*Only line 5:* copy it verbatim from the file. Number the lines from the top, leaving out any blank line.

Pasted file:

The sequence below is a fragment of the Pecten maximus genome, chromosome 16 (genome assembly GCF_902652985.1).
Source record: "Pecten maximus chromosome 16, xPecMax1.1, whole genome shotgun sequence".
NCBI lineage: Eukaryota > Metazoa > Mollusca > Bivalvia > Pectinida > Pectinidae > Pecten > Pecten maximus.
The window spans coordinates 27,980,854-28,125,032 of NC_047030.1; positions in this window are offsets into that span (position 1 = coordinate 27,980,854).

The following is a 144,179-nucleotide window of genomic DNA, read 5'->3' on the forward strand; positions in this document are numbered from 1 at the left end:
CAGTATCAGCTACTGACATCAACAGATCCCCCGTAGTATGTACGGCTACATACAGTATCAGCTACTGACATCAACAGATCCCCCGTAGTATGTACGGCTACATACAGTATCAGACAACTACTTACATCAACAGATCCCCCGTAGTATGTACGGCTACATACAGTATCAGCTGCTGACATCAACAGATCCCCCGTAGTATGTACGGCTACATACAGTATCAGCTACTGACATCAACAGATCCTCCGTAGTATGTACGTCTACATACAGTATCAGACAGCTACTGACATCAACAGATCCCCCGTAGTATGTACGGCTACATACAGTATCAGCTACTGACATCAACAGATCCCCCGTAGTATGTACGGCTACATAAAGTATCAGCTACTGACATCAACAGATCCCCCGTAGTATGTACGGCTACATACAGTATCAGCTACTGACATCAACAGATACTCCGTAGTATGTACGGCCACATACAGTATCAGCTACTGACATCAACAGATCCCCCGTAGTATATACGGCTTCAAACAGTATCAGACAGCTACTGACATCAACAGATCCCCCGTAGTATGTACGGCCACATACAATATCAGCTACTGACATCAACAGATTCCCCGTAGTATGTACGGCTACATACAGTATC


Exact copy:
The following is a 144,179-nucleotide window of genomic DNA, read 5'->3' on the forward strand; positions in this document are numbered from 1 at the left end: